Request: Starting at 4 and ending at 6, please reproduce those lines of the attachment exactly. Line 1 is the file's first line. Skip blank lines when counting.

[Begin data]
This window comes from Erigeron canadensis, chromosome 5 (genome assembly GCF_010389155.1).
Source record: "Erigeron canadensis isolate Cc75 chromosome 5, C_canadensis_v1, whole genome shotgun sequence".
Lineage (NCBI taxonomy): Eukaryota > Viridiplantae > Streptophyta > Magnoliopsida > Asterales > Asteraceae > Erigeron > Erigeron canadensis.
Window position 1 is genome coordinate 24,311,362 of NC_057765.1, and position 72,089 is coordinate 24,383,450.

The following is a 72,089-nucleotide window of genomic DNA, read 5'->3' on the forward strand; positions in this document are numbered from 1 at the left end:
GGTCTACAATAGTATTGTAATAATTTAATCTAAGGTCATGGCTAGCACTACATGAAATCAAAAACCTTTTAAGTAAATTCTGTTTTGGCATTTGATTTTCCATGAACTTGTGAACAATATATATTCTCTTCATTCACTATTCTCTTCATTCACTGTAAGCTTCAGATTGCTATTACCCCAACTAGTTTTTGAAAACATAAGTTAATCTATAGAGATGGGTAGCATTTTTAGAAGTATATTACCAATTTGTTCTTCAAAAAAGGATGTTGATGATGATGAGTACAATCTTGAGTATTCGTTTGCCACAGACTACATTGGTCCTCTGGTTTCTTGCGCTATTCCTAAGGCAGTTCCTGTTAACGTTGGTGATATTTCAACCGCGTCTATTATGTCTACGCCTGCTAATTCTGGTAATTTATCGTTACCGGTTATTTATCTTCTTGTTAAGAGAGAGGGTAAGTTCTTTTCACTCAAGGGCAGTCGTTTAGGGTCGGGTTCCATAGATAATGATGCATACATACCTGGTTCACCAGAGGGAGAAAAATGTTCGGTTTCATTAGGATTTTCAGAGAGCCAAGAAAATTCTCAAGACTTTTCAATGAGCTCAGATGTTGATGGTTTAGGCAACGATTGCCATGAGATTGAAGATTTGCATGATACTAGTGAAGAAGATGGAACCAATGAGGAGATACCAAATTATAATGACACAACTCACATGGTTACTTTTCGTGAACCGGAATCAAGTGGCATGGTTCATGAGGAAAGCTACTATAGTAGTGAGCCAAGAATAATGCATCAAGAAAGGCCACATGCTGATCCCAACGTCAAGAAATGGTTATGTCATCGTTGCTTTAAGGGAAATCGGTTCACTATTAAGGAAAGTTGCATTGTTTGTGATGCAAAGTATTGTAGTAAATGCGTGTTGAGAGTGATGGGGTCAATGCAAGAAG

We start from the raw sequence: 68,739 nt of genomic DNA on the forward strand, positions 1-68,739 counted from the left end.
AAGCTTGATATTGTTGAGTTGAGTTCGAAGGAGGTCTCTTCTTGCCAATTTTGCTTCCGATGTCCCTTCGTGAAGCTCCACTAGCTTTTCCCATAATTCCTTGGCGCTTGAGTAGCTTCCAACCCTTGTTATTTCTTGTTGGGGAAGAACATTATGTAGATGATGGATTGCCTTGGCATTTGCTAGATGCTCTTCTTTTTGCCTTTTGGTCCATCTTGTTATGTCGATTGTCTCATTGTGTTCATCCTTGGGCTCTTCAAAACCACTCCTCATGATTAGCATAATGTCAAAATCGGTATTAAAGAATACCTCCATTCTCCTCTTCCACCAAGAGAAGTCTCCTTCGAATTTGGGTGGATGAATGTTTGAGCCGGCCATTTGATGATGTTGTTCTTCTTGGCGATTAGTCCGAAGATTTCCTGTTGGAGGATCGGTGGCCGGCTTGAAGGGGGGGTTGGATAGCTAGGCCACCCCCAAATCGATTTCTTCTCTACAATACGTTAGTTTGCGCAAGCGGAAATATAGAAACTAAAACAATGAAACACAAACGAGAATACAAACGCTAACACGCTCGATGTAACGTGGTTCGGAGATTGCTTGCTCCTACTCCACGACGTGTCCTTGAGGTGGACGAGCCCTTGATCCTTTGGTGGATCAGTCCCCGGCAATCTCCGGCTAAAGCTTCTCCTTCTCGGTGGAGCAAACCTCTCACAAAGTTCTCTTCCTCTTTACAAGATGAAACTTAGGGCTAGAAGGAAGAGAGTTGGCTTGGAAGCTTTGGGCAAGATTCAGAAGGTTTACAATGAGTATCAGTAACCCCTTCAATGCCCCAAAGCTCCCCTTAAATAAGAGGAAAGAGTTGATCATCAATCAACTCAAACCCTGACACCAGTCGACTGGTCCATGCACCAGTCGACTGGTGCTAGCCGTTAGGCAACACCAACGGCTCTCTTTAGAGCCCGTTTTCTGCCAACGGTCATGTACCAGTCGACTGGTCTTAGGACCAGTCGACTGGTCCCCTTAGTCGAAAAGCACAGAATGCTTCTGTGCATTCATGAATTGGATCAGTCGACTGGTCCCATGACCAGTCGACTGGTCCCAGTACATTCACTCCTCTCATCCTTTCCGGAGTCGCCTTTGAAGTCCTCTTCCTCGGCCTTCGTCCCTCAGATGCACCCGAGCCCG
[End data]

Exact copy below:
Window position 1 is genome coordinate 24,311,362 of NC_057765.1, and position 72,089 is coordinate 24,383,450.

The following is a 72,089-nucleotide window of genomic DNA, read 5'->3' on the forward strand; positions in this document are numbered from 1 at the left end:
GGTCTACAATAGTATTGTAATAATTTAATCTAAGGTCATGGCTAGCACTACATGAAATCAAAAACCTTTTAAGTAAATTCTGTTTTGGCATTTGATTTTCCATGAACTTGTGAACAATATATATTCTCTTCATTCACTATTCTCTTCATTCACTGTAAGCTTCAGATTGCTATTACCCCAACTAGTTTTTGAAAACATAAGTTAATCTATAGAGATGGGTAGCATTTTTAGAAGTATATTACCAATTTGTTCTTCAAAAAAGGATGTTGATGATGATGAGTACAATCTTGAGTATTCGTTTGCCACAGACTACATTGGTCCTCTGGTTTCTTGCGCTATTCCTAAGGCAGTTCCTGTTAACGTTGGTGATATTTCAACCGCGTCTATTATGTCTACGCCTGCTAATTCTGGTAATTTATCGTTACCGGTTATTTATCTTCTTGTTAAGAGAGAGGGTAAGTTCTTTTCACTCAAGGGCAGTCGTTTAGGGTCGGGTTCCATAGATAATGATGCATACATACCTGGTTCACCAGAGGGAGAAAAATGTTCGGTTTCATTAGGATTTTCAGAGAGCCAAGAAAATTCTCAAGACTTTTCAATGAGCTCAGATGTTGATGGTTTAGGCAACGATTGCCATGAGATTGAAGATTTGCATGATACTAGTGAAGAAGATGGAACCAATGAGGAGATACCAAATTATAATGACACAACTCACATGGTTACTTTTCGTGAACCGGAATCAAGTGGCATGGTTCATGAGGAAAGCTACTATAGTAGTGAGCCAAGAATAATGCATCAAGAAAGGCCACATGCTGATCCCAACGTCAAGAAATGGTTATGTCATCGTTGCTTTAAGGGAAATCGGTTCACTATTAAGGAAAGTTGCATTGTTTGTGATGCAAAGTATTGTAGTAAATGCGTGTTGAGAGTGATGGGGTCAATGCAAGAAG